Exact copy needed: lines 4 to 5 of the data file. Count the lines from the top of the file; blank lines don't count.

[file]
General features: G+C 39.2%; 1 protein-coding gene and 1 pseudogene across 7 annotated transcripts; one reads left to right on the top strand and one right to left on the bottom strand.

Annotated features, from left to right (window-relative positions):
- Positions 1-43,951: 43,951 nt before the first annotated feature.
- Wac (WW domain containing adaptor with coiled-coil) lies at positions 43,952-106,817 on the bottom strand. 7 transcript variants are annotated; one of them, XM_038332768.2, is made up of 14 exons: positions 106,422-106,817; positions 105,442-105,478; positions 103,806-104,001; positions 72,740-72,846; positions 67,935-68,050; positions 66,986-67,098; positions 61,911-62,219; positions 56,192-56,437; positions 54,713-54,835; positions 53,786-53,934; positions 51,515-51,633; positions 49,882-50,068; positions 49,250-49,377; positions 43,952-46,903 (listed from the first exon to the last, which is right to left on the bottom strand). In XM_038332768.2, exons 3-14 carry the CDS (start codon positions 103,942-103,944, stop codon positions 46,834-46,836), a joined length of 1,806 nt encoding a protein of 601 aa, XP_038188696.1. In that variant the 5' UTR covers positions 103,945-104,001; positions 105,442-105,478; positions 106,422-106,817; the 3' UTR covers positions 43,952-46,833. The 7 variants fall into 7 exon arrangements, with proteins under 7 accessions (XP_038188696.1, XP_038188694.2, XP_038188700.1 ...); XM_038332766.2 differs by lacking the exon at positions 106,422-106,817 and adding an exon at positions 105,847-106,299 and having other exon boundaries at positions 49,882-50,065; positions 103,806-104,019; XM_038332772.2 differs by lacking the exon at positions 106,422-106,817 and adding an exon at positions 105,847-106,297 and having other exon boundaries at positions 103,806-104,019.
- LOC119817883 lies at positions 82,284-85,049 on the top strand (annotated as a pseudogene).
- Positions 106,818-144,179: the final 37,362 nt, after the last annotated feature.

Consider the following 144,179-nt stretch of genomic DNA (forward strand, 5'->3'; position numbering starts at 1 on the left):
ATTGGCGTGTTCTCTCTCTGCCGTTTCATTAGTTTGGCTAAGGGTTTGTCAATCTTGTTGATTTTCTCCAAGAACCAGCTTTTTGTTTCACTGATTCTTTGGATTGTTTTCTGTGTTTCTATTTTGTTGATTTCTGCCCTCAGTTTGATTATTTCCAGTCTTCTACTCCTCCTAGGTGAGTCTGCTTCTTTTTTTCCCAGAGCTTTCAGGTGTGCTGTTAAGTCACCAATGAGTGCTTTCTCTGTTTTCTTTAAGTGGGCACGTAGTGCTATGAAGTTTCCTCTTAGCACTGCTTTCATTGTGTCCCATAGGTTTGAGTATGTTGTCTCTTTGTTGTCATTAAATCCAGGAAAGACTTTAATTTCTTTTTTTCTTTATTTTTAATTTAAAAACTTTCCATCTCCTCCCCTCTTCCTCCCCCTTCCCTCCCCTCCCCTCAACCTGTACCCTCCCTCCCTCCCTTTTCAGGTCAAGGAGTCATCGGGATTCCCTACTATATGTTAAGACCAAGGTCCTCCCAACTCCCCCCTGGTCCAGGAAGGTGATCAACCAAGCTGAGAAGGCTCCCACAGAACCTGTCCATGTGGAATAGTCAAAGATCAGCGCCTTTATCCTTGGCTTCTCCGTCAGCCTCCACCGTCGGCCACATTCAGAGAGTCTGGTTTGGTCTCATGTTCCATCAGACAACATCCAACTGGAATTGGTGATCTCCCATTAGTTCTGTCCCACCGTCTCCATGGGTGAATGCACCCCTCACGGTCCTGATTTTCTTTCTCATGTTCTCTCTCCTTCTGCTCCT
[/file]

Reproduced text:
- Wac (WW domain containing adaptor with coiled-coil) lies at positions 43,952-106,817 on the bottom strand. 7 transcript variants are annotated; one of them, XM_038332768.2, is made up of 14 exons: positions 106,422-106,817; positions 105,442-105,478; positions 103,806-104,001; positions 72,740-72,846; positions 67,935-68,050; positions 66,986-67,098; positions 61,911-62,219; positions 56,192-56,437; positions 54,713-54,835; positions 53,786-53,934; positions 51,515-51,633; positions 49,882-50,068; positions 49,250-49,377; positions 43,952-46,903 (listed from the first exon to the last, which is right to left on the bottom strand). In XM_038332768.2, exons 3-14 carry the CDS (start codon positions 103,942-103,944, stop codon positions 46,834-46,836), a joined length of 1,806 nt encoding a protein of 601 aa, XP_038188696.1. In that variant the 5' UTR covers positions 103,945-104,001; positions 105,442-105,478; positions 106,422-106,817; the 3' UTR covers positions 43,952-46,833. The 7 variants fall into 7 exon arrangements, with proteins under 7 accessions (XP_038188696.1, XP_038188694.2, XP_038188700.1 ...); XM_038332766.2 differs by lacking the exon at positions 106,422-106,817 and adding an exon at positions 105,847-106,299 and having other exon boundaries at positions 49,882-50,065; positions 103,806-104,019; XM_038332772.2 differs by lacking the exon at positions 106,422-106,817 and adding an exon at positions 105,847-106,297 and having other exon boundaries at positions 103,806-104,019.
- LOC119817883 lies at positions 82,284-85,049 on the top strand (annotated as a pseudogene).